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In order to increase mobility, the Shenandoah Valley Adventist Elementary Robotics team built a compact-sized robot. This year, the robot was required to lift or push small objects, as well as traverse an unsteady bridge. (Photo by Courtesy photo)

Members of the Shenandoah Valley Adventist Elementary School Robotics Team, founded by Gordon Miller (right), display their first-place certificates at the Southern Challenge in Collegedale, Tenn. Miller believes robotics — the science of designing, building and operating robots — strengthens students’ logical thinking skills. (Photo by Courtesy photo)

Shenandoah Valley Adventist Elementary Team Set For Nationals

Daniel Chirvasuta, an eighth grader at Shenandoah Valley Adventist Elementary in New Market, has always enjoyed designing and building new creations.

“I used to play with Legos as though it was my full-time job,” he recalls.

As a member of the SVAE Robotics Team, however, Chirvasuta spends more time playing with robots these days.

The team was started by teacher Gordon Miller, who believes robotics — the science of designing, building and operating robots — helps students strengthen their logical thinking skills.

“I just wanted to give the kids an extra opportunity to learn about technology and logic,” explained Miller.

In mid-April, his team proved that they have made the most of that “extra opportunity” by winning first place at the Southern Challenge in Collegedale, Tenn.

On May 5, they will travel to Sacramento, Calif., to compete in the North American Division Championship Tournament.

The competitions are hosted by the Adventist Robotics League, a partner of the nonprofit organization FIRST, which encourages students to pursue careers in science or technology.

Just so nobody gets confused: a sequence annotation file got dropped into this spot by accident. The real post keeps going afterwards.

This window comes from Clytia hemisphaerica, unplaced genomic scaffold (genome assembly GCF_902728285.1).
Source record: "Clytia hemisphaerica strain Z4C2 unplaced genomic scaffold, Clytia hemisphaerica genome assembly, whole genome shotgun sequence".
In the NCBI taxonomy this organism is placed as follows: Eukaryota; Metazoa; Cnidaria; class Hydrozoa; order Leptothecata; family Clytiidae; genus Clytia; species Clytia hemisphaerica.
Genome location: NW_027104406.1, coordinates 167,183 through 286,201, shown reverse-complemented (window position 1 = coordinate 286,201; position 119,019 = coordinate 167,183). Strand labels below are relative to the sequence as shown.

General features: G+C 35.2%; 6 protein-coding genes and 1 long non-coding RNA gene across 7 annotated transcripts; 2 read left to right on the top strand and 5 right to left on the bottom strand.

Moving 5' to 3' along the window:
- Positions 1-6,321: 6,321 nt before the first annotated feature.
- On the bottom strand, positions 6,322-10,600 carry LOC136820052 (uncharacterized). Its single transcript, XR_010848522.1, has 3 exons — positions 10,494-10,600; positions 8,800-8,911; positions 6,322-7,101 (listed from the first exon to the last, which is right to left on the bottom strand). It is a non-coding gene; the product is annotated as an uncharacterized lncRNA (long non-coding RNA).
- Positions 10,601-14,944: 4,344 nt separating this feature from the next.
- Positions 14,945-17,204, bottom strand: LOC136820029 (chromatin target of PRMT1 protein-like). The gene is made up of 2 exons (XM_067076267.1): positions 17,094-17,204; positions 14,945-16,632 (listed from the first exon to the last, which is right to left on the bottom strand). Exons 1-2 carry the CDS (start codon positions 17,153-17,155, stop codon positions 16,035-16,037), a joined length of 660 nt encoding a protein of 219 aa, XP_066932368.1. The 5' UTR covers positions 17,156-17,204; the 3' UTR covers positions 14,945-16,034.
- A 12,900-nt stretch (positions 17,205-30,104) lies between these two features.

“This was our goal,” said Miller. “We raised money for it not even knowing if we would ever go.”

During the competition, teams will each present an autonomous robot they created using the given supply kits.

They will have two minutes and 30 seconds to demonstrate their robot’s ability to complete a variety of pre-assigned tasks.

Like the regional competition, the judges at nationals will rate teams according to five main areas; teamwork, robotic design, programming, the research project and the robotic run.

According to Miller, the teamwork aspect is the most challenging.

“Once you learn to work together as a team, everything else goes smoothly,” he says.

Fun, But Stressful

While the group agrees that the regional championship was a fun experience, they also admit it was stressful.

“Knowing that everyone was watching what you were doing was kind of scary,” recalls eighth grade student Heather Anderson.

“If you messed up, then it could be over for your team.”

Despite the pressure of competing against 24 other schools, Miller thinks they did “absolutely great.”

Already proud of his group for their performance at regionals, he says he is not worried about the upcoming competition.

Although they have already earned their coach’s approval, seventh grade student Gillian Fralick says the team is still trying their best to improve.

“We have been practicing our runs over and over,” she says.

“We also have been tweaking our programming so that it works more consistently.”

In addition to competing in Sacramento, the students are taking a short break from school in order to visit other parts of northern California.

On the agenda so far — seeing the California Redwoods, touring Alcatraz in San Francisco, and exploring Yosemite National Park.

Chirvasuta, who is “elated” about going to nationals, says he is grateful to have a coach who wants the team to have fun exploring the area.

“The farthest west I’ve been is four corners [in Utah/Colorado/Arizona/New Mexico] when I was four, so I don’t even remember that,” he says.

“This will be a totally new experience.”

Miller, who lived on the West Coast for years, is excited to introduce his East Coast students to the other side of the country.

“We’ll see the largest trees in the world; we’ll see the glory of Yosemite,” he says.

“This is going to be an amazing learning experience.”

Contact Katie King at (540) 574-6271 or email hidden; JavaScript is required.


Originally published in the May 3 issue of the North Fork Journal. Reprinted with permission.